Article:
The Agricultural Development and Marketing Corporation (Admarc) is in trouble again over a short cut transaction, which involved a third party, to procure maize that was not fully delivered involving over K2.8 billion.
A memorandum to the chairperson of Budget, Audit and Finance committee dated 6 September, 2017 titled Serious Anomalies on the Alliance Capital loan Audit, which we have seen, says Admarc flouted procedures and it involved itself in corruption based on corporate capture.
This has been revealed in the ongoing audit on Alliance Capital loan.
The audit has exposed that the maize, booked in Admarc ledgers, is under the name of Pride Commodities and not Admike Import and Export where it was bought.
The audit also notes that the delivery was made somewhere else at Charteland, and not Lilongwe Depot as specified in the contract.
The audit report says only 2,609,444 kilogrammes of maize was delivered amounting to K652 million, when the total loan drawn in favour of Admike against Admarc is K2.8 billion meaning that less maize was delivered.
“This amount was paid direct from the loan account to Admike, completely by-passing clearly laid down procedure as per loan agreement. There is no documentation in the finance department supporting the payment to Admarc. To date, Admarc has incurred MK156 million interests on the unauthorized draw down,” reads part of the on-going audit on the said loan.
It also points out that: “The transactions are unprocedural bordering on fraudulent activities. Given the third parties involved, there is also a strong element of corruption based on corporate capture.”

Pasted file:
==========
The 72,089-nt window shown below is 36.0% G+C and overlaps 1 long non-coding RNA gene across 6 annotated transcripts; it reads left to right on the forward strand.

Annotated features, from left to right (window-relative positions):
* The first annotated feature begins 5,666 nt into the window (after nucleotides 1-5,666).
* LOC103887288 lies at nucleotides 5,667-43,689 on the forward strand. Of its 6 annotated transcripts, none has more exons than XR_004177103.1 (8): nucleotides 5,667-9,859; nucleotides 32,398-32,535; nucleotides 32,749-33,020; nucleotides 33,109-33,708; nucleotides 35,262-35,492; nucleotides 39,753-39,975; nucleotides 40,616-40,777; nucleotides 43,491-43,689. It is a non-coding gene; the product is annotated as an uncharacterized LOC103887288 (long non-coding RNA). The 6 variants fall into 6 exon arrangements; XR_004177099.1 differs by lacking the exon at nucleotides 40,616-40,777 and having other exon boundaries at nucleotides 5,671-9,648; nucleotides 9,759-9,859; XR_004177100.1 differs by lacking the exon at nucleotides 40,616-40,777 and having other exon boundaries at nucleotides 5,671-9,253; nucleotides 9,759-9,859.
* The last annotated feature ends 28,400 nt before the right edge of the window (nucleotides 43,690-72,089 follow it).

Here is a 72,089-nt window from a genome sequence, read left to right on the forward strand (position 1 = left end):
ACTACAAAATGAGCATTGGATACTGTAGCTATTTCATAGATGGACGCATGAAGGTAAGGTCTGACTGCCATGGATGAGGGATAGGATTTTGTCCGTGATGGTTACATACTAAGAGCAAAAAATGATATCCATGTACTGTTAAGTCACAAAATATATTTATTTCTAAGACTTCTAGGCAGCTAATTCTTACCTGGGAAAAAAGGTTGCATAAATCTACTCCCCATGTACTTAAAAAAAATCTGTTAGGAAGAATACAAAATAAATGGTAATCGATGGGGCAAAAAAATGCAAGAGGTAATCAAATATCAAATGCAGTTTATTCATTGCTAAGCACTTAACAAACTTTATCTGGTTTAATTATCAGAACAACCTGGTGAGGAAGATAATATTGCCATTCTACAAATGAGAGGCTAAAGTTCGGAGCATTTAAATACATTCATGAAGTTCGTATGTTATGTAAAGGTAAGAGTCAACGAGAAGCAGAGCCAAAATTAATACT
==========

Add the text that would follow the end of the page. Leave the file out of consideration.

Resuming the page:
We have learnt that in April 2016, Admarc was borrowing money from various financial institutions in order to buy maize, to cater for the 2.8 million people projected to be affected by acute hunger.
Some financial institutions agreed to lend them the money for the purchase but on the understanding that they would use the same maize as their collateral, which would have restricted Admarc against moving the maize from one district to the other.
Admarc felt restricted because it needed to move the maize to other districts in need. For this reason, the public grain marketer approached Alliance Capital Limited which accepted to lend them K5 billion, at an interest of 33 per cent.
According to the documents we have seen, Alliance Capital paid K3.6 billion directly to Admarc (between April and July 2016), which it might have used to pay suppliers on its own.
We can reveal that out of a total amount of K5 billion which Admarc borrowed from Capital Alliance, it is supposed to repay K7 billion.
We have also learnt that Admarc was supposed to repay the whole amount at once by August 31, 2017, but it has since asked for an extension of three more weeks to clear it.
Chief Executive Officer (CEO) for Alliance Capital Limited, Christian Majavinala confirmed to have had dealings with Admarc and was quick to say he is aware of some ‘slight’ misunderstanding, claiming they are working on it with Admarc.
“Admarc will probably give you comprehensive information on the issues you are raising on Monday or Tuesday since by then they would have had reconciled their reports on this matter,” he said.
Admarc Board Chairperson James Masumbu said he is not aware of the issue and referred Malawi News to the CEO, Margret Loka Mauwa, who did not respond to our questions yesterday but requested a questionnaire.
This is not the first time the institution is sailing through troubled waters due to flouting procedures to do with maize procurement.
Last year, the institution bought 100,000 metric tonnes of maize worth K26 billion from Zambia Co-operative Federation Limited (ZCF) through a process that was fraught with a lot of irregularities.
Two commissions of inquiry, one established by President Peter Mutharika and the other being the joint agriculture and public accounts parliamentary committee, found that procedures were not followed in that deal.
Former minister of agriculture, irrigation and water development, George Chaponda, together with Director of grain trader Transglobe Produce Export, Rashid Tayub and businessperson, Grace Mijiga are facing charges over their involvement in the dubious maize purchase from Zambia.
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